Tuesday, 27 December 2016
I've Just Seen: The Player (1992)
Director: Robert Altman
When films turn their gaze on the 'art' of filmmaking, the results can be surprising. You would think that hagiography would emerge, with films about the genius of filmmakers, waxing lyrical about how hard they work. However this is not always the case, and the best films about filmmaking are often deeply self-critical. The Player is one of these, with its depiction of a sleezy Hollywood populated by anti-heroes, from the power hungry producers to the angry, frustrated writers.
The plot feels like something out of the head of Raymond Chandler or Dashiell Hammett. Griffin Mill, a film producer who is worried about his job being taken by a new producing talent, is the subject of abuse by an anonymous scriptwriter whose idea Mill rejected several months ago. He decides to go after the guy, offering him a job. Mill unfortunately picks the wrong disgruntled writer, and manages to kill him in a fit of anger. Now he is trying to keep his job, hide a murder, keep ahead of the police, and the blackmailing writer, and cheat on his girlfriend with the dead writer's girlfriend.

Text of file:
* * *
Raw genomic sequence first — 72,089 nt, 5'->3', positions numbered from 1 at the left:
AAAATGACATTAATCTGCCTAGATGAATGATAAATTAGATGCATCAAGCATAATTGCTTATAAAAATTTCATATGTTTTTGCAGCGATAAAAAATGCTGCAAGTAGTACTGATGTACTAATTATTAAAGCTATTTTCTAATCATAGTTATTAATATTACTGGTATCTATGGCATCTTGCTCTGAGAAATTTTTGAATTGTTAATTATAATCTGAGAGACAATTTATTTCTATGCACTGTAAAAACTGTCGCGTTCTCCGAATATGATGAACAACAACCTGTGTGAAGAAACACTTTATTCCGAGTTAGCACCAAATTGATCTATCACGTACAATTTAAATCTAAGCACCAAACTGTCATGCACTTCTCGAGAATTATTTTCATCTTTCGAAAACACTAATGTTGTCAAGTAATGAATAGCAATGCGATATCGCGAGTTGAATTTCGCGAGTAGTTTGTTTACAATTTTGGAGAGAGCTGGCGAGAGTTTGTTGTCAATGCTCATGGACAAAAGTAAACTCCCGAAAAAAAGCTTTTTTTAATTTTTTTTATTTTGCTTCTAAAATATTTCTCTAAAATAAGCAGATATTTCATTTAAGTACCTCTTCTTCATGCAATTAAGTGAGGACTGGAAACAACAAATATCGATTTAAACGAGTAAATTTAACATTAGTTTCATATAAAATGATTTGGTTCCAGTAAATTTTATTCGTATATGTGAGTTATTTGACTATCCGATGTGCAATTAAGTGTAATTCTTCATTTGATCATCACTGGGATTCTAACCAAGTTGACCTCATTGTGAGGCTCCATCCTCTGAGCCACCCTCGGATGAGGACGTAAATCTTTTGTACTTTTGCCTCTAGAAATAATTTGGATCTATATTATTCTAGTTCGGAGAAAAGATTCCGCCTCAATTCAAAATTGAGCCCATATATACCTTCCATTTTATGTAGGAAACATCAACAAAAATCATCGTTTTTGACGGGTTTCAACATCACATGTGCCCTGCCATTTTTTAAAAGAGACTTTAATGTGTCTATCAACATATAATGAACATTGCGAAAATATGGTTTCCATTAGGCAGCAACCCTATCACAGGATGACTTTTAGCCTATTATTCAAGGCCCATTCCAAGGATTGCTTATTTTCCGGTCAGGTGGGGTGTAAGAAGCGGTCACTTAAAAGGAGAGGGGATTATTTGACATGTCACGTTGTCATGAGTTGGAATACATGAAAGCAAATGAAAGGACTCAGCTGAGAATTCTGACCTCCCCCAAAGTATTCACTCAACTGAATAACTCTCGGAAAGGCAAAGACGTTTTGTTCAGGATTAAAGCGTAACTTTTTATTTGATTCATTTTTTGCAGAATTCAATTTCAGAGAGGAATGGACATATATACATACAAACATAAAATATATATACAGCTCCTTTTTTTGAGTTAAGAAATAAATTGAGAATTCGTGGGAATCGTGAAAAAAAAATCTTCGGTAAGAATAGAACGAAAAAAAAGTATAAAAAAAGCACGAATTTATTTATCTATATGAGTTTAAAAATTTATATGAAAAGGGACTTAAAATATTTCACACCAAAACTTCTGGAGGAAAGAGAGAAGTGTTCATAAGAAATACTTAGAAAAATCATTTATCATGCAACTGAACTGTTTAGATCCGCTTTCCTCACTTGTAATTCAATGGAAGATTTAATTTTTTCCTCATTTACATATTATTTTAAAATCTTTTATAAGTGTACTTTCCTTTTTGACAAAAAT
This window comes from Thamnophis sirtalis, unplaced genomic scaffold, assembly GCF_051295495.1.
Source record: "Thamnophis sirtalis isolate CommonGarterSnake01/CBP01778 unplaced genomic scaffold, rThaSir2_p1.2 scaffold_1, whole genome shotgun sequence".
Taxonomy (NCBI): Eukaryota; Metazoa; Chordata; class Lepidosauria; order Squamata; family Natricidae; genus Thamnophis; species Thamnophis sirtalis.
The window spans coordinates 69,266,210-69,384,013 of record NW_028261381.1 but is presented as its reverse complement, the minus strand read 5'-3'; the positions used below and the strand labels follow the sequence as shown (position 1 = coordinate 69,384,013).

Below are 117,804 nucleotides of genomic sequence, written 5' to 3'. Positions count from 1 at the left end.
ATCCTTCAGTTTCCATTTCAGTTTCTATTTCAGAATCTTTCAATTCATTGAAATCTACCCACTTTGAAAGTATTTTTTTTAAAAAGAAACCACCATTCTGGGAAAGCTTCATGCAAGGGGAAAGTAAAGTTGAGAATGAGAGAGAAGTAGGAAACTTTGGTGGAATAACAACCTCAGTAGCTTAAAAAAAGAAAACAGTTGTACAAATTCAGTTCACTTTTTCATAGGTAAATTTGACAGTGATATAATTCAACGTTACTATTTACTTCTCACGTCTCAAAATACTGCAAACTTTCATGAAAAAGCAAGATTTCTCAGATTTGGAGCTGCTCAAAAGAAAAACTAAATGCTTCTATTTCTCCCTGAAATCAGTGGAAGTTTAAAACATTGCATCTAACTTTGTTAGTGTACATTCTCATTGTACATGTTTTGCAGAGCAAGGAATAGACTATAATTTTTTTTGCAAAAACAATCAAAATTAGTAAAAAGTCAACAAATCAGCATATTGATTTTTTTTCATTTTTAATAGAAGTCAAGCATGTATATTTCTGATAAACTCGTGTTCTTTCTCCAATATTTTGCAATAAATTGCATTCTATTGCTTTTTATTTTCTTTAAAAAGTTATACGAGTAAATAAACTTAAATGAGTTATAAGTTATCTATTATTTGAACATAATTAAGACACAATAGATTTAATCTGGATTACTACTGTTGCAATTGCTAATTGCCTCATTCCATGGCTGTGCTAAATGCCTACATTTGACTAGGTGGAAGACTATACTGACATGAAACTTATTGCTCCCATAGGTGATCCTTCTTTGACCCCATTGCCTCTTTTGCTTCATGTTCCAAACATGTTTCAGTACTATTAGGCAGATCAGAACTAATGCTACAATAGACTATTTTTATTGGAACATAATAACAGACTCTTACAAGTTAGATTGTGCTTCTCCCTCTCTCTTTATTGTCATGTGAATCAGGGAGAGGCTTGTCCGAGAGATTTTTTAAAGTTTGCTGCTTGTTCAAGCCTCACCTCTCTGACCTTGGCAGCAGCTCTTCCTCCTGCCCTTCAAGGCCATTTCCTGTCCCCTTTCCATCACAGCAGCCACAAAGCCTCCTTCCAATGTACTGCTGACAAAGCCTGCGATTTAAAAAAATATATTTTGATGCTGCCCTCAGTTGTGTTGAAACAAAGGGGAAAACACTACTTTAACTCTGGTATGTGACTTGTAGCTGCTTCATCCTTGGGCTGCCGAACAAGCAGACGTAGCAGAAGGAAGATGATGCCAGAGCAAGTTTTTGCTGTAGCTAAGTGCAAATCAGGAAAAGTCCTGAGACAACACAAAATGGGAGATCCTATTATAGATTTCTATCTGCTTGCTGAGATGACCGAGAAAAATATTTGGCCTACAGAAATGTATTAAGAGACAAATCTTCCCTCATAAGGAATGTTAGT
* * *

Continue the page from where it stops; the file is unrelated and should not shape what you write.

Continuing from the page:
What could have been a farce is played with cyncism that is sharpened by the appearance of real Hollywood stars in the film. Every character in the film seems to have sold their soul to the devil, and we cannot help but watch intrigued. The performances are all wonderful. Tim Robbins' likeability keeps us from hating Mill, even as he does despicable things. The script is brilliant, pulling us into this sordid world, one we can't help but enjoy. It is also very funny; the plot involving the death penalty movie being made is hilarious, from the awful pitch, to the finished product.
I have found Altman hit and miss in his filmmaking; for me, this is his best. He always gets good performances from his actors, one of the film's greatest strengths. The plot is also kept nice and tight, and he has managed to film one of the most intimate sex scenes in film history, using only the actors' faces, and music. For full cynical impact, watch in a double bill with Sunset Boulevard.